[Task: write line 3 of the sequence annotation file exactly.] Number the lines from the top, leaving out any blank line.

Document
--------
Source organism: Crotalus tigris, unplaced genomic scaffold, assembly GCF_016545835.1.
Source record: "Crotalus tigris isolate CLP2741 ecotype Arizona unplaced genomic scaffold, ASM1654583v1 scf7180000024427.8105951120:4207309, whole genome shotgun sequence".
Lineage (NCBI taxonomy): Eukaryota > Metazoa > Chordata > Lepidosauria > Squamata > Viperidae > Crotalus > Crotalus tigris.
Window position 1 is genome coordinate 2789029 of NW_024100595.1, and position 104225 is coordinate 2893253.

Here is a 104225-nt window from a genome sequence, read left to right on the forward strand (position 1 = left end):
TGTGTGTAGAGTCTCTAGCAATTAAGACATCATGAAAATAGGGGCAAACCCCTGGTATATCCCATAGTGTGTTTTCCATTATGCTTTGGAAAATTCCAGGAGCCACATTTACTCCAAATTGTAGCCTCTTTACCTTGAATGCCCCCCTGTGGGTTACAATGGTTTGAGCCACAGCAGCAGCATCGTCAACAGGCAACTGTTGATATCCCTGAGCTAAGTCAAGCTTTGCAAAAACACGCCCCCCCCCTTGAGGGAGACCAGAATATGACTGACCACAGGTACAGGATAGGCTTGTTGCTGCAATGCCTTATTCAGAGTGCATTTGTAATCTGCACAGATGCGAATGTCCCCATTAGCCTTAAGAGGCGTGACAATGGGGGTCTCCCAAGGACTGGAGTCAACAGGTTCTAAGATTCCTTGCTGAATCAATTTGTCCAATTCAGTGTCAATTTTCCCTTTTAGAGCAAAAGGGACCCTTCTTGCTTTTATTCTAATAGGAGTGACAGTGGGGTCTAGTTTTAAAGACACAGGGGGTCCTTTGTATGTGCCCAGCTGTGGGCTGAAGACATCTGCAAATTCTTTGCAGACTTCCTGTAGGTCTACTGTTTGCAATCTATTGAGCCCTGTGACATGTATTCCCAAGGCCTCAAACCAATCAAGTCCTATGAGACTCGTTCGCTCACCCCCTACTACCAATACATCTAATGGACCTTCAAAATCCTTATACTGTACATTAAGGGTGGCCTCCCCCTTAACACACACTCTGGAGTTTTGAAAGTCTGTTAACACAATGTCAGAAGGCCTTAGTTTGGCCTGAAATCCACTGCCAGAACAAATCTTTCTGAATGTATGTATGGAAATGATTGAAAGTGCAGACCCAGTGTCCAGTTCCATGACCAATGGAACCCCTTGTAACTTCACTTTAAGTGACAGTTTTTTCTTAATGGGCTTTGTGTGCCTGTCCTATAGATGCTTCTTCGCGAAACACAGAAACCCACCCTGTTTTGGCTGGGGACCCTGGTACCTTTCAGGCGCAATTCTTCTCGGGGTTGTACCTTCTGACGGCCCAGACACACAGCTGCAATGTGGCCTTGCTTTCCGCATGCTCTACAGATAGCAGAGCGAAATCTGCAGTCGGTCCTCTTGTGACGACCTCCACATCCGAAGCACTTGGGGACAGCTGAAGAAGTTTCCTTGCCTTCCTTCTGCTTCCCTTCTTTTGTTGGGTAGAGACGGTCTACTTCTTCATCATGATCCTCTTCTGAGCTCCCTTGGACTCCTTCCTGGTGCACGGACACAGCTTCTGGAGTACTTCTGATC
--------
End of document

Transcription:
Lineage (NCBI taxonomy): Eukaryota > Metazoa > Chordata > Lepidosauria > Squamata > Viperidae > Crotalus > Crotalus tigris.